David Cronenberg's new film takes a jaundiced look at some of our most treasured monsters: Hollywood stars. It's a satirical psychodrama, a Greek family tragedy grafted onto a screwed-up show-biz tale (this can't possibly end well). It's scripted by Bruce Wagner, whose métier is poison-penning the venal nastiness of Hollywood in numerous novels and screenplays.
And so we have the Weiss clan: dad (John Cusack), a self-help guru; son (Evan Bird), a 13-year-old actor, fresh from rehab; and his stage mom (Olivia Williams). Down the road, there's an aging, self-absorbed actress (Julianne Moore), teetering into a nervous breakdown, and her new "chore whore" (Mia Wasikowska), a weird girl with burn scars and a mysterious past. Toss in a few cameos, a troublesome ghost or two, and an actor-writer-chauffeur (Robert Pattinson), and turn this up to 11.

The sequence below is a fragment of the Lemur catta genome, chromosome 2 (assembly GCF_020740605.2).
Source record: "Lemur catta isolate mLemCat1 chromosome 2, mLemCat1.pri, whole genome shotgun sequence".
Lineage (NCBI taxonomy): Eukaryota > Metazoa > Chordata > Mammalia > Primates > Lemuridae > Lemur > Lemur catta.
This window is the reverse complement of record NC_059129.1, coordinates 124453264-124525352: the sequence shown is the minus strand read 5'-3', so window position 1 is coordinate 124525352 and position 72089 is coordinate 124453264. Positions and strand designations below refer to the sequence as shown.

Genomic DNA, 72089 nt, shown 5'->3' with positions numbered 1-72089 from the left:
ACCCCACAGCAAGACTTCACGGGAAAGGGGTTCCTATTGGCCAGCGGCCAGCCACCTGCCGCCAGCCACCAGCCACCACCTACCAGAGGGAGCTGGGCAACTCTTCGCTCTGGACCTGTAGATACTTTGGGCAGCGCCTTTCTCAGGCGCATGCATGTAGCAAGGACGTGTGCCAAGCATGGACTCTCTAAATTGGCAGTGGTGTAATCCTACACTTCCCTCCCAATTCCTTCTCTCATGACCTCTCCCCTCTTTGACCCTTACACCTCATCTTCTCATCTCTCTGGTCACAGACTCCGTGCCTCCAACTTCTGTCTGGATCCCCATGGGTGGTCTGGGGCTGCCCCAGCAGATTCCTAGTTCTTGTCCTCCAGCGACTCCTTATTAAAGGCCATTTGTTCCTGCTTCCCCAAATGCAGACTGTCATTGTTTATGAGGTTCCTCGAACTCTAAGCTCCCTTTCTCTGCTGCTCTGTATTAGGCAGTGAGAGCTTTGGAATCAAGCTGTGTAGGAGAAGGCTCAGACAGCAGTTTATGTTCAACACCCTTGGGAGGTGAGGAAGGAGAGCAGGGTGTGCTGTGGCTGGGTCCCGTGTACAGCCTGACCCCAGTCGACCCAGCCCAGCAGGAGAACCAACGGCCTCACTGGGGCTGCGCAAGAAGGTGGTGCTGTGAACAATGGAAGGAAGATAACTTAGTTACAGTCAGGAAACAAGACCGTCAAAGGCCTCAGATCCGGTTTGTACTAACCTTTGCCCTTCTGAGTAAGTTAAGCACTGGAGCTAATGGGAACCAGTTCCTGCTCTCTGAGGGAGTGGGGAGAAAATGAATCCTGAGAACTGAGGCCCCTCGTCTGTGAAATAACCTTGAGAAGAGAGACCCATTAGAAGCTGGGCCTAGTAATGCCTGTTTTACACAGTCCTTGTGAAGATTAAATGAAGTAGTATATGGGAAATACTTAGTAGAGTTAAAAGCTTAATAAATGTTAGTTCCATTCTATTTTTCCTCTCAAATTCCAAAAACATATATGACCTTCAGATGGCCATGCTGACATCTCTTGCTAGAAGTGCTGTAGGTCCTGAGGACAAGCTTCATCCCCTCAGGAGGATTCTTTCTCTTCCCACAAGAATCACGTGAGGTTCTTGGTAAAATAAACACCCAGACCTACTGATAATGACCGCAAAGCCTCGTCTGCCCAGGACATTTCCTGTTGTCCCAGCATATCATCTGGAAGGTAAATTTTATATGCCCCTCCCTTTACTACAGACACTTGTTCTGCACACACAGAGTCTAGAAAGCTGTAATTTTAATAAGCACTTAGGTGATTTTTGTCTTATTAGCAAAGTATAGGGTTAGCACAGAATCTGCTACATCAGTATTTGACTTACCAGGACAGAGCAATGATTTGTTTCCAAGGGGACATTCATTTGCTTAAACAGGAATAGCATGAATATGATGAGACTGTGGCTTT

Films excoriating the ugliness of Tinseltown date back nearly 100 years, but contemporary works do find new angles (now with more social media and incest!). While there is little new to be revealed, there's some cynical entertainment to be had wallowing in the horribleness of these characters: The story is outrageous (if a trifle dull and choppy), and leavened with pitch-black humor. Maps leans heavily on the family angle, clearly fascinated with the cyclical, corrosive nature of the industry, in which terrible show-biz parents create even more twisted show-biz progeny and so on, until only the truly crazy can stop the madness.